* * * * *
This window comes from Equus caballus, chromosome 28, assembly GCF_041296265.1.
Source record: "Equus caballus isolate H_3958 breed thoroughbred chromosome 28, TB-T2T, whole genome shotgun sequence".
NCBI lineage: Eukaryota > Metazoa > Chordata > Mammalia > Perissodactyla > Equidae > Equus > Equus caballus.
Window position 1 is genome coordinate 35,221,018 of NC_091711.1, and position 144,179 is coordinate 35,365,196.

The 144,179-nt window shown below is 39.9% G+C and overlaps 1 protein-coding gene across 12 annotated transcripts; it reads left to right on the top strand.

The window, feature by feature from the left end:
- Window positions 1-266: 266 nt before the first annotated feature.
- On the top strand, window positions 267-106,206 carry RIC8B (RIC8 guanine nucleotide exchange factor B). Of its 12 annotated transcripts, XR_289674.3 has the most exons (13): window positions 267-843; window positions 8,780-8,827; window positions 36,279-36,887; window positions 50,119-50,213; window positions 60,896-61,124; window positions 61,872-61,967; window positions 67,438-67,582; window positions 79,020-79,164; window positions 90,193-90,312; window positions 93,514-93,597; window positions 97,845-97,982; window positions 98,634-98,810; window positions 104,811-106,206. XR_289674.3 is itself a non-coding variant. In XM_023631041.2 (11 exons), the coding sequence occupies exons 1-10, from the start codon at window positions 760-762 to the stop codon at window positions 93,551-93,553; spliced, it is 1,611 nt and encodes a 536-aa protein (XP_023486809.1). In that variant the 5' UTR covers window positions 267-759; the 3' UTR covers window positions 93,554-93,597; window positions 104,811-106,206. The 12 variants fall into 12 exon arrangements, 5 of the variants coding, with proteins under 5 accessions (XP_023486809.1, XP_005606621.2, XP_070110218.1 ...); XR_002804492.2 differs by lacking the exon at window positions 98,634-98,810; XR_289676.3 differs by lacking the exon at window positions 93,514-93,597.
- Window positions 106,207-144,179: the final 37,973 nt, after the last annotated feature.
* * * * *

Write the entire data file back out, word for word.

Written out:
This window comes from Equus caballus, chromosome 28, assembly GCF_041296265.1.
Source record: "Equus caballus isolate H_3958 breed thoroughbred chromosome 28, TB-T2T, whole genome shotgun sequence".
NCBI lineage: Eukaryota > Metazoa > Chordata > Mammalia > Perissodactyla > Equidae > Equus > Equus caballus.
Window position 1 is genome coordinate 35,221,018 of NC_091711.1, and position 144,179 is coordinate 35,365,196.

The 144,179-nt window shown below is 39.9% G+C and overlaps 1 protein-coding gene across 12 annotated transcripts; it reads left to right on the top strand.

The window, feature by feature from the left end:
- Window positions 1-266: 266 nt before the first annotated feature.
- On the top strand, window positions 267-106,206 carry RIC8B (RIC8 guanine nucleotide exchange factor B). Of its 12 annotated transcripts, XR_289674.3 has the most exons (13): window positions 267-843; window positions 8,780-8,827; window positions 36,279-36,887; window positions 50,119-50,213; window positions 60,896-61,124; window positions 61,872-61,967; window positions 67,438-67,582; window positions 79,020-79,164; window positions 90,193-90,312; window positions 93,514-93,597; window positions 97,845-97,982; window positions 98,634-98,810; window positions 104,811-106,206. XR_289674.3 is itself a non-coding variant. In XM_023631041.2 (11 exons), the coding sequence occupies exons 1-10, from the start codon at window positions 760-762 to the stop codon at window positions 93,551-93,553; spliced, it is 1,611 nt and encodes a 536-aa protein (XP_023486809.1). In that variant the 5' UTR covers window positions 267-759; the 3' UTR covers window positions 93,554-93,597; window positions 104,811-106,206. The 12 variants fall into 12 exon arrangements, 5 of the variants coding, with proteins under 5 accessions (XP_023486809.1, XP_005606621.2, XP_070110218.1 ...); XR_002804492.2 differs by lacking the exon at window positions 98,634-98,810; XR_289676.3 differs by lacking the exon at window positions 93,514-93,597.
- Window positions 106,207-144,179: the final 37,973 nt, after the last annotated feature.